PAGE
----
Marcus Young | Miller Park Prospects

What a difference a year can make.  In 2016 right-handed pitcher Corbin Burnes was finishing up his junior season at St. Mary’s College of California.  A year later, the hurler, who turned 23 on October 22nd, was on his way to turning in the best season of any pitcher in the Milwaukee Brewers farm system, en route to being named the team’s Minor League Pitcher of the Year.

Selected by the Brewers in the fourth round in 2016, Burnes opted to forego his senior season at St. Mary’s, signing with Milwaukee for a bonus reported by Baseball America to be worth $536,400.  From there, he was assigned to the Brewers’ rookie league affiliate in Maryvale, Arizona, where he made three appearances for the AZL Brewers.

It didn’t take Milwaukee long to recognize that Burnes was light-years ahead of the AZL hitters and they present him with a more challenging scenario, bumping him up to Class-A Wisconsin in July.  He finished out his first pro season by making nine appearances for the Timber Rattlers, and proved to be up to the challenge, going 3-0 with a 2.20 earned run average while striking out 31 batters in 28.2 innings of work.

With his first season in the book, Burnes went to work getting ready for season number two and he made a few offseason adjustments to his pitching style.   Having pitched more from a stretch, a la Marcus Stroman of the Toronto Blue Jays, Burnes shifted into more of a traditional wind-up and the results were staggering.  He added velocity to his fastball and showed fantastic command of all of his offerings.  Milwaukee assigned him to High-A Carolina to begin his first full season in their system, and he hit the ground running.  In ten starts for the Mudcats, Burnes went 5-0 with a 1.05 earned run average, holding opposing hitters to a .181 batting average against him.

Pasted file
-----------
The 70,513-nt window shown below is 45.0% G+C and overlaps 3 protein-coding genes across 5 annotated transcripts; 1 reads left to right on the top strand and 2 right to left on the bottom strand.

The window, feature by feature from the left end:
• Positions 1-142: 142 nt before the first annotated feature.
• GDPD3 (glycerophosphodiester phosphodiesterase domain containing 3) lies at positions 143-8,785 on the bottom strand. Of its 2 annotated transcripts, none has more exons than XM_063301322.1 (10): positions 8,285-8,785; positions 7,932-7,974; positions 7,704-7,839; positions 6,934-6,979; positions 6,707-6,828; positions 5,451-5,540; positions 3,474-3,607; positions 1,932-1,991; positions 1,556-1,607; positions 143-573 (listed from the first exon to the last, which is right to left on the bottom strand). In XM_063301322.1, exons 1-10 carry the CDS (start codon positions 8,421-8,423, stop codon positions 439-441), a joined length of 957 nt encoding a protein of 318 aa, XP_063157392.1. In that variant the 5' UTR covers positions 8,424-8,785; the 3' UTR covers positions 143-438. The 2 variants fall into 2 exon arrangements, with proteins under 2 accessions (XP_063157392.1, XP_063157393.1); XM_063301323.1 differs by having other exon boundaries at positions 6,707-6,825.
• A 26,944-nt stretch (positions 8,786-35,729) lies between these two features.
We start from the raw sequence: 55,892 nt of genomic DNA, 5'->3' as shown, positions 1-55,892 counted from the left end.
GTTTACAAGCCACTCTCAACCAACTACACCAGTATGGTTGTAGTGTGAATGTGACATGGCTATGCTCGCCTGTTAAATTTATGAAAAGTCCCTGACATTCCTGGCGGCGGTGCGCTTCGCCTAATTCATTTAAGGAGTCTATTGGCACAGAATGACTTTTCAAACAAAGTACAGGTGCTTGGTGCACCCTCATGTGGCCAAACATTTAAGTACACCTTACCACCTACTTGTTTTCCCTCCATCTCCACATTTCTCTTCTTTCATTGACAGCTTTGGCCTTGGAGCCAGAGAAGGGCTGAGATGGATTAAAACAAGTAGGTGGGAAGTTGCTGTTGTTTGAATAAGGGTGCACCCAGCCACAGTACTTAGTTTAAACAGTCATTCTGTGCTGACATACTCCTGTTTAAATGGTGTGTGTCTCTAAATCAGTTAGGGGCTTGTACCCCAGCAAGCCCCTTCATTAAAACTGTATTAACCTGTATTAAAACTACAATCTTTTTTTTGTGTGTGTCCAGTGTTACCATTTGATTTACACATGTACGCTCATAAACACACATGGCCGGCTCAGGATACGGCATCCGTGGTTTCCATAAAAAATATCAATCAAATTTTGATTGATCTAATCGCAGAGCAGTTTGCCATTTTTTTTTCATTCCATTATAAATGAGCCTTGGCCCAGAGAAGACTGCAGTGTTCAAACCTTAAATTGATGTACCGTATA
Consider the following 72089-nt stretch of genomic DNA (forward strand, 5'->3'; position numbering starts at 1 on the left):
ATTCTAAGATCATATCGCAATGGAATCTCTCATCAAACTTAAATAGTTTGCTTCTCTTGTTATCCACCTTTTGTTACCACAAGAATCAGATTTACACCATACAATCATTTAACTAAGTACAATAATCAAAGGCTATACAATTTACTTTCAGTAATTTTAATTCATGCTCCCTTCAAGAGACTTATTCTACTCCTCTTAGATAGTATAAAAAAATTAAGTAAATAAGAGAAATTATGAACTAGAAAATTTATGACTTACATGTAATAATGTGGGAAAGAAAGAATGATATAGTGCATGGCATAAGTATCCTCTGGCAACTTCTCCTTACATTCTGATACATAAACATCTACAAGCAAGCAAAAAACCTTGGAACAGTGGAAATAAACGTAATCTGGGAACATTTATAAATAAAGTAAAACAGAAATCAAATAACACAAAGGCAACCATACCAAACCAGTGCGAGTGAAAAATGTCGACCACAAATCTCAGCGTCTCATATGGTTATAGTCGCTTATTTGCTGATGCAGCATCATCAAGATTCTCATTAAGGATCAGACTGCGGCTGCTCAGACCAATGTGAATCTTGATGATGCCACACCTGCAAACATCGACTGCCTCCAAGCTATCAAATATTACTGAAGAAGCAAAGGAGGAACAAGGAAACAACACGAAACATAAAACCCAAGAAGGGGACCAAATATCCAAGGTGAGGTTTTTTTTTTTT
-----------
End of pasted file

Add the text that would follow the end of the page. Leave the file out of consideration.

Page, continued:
“The biggest key for me was my command,” Burnes said during an interview with Milwaukee radio voice Lane Grindle for an episode of the Brewers’ On Tap podcast.  “We were able to make some good delivery changes in spring training that I was able to take into the season and continued to build off a strong base that we had established in spring training.”

That incredible start to the season earned Burnes a promotion to Double-A Biloxi in late May.  There, he was able to pick the brains of some more experienced players such as Aaron Wilkerson, Jorge Lopez and Taylor Williams, and despite making one of the toughest jumps for a young player, he continued to thrive, running roughshod through the Southern League.  In 16 starts with the Shuckers, Burnes went 3-3 with a 2.10 ERA and a WHIP of 1.00.  He racked up 84 strikeouts in 85.2 innings of work and barely allowed more than a run per outing.

“I was able to, from opening day to the end of the year, just stay consistent,” Burnes said. “That was the biggest thing for me, was to go out every day and give it what I had. Some days I didn’t have certain pitches working and the command wasn’t great every day, but I just wanted to keep my head on straight and continue to play the way I did.”

The success that Burnes had in 2017 didn’t come overnight as it sometimes may appear however.  Burnes spent his offseason grinding to make improvements and is quick to credit the Milwaukee coaching staff for much of his success.  He worked under the watchful eyes of Dave Chavarria in Carolina and Chris Hook in Biloxi and Burnes acknowledges the help he received as a factor in his outstanding season.

“I’ve put in a lot of work since being drafted, and a lot of credit goes to the Brewers for first of all drafting me and putting me in those positions,” Burnes said. “I got a lot of great instruction throughout the year and I really built based on what I did last year.”

With a mid-90’s fastball, several variations of a breaking ball and a developing change that keeps looking better and better, Burnes has the arsenal and the frame that should allow him to pitch deep into ballgames.  He advances at a lightning pace in 2017 and made the jump from A-ball to Double-A look relatively easy.  His next step will be to conquer the Triple-A level and it’s not far-fetched to think that Burnes could contribute to the Brewers at some point in 2018.

“There’s been a lot of progress and I just want to continue what I’ve built,” Burnes said.  “I don’t know what plan the Brewers have for me yet, but I would like to continue to move up, of course, because the ultimate goal is the big leagues,” he said. “I would like to get a shot next year. The only thing I can do is control what I can this off-season, and that’s working hard to keep getting better.”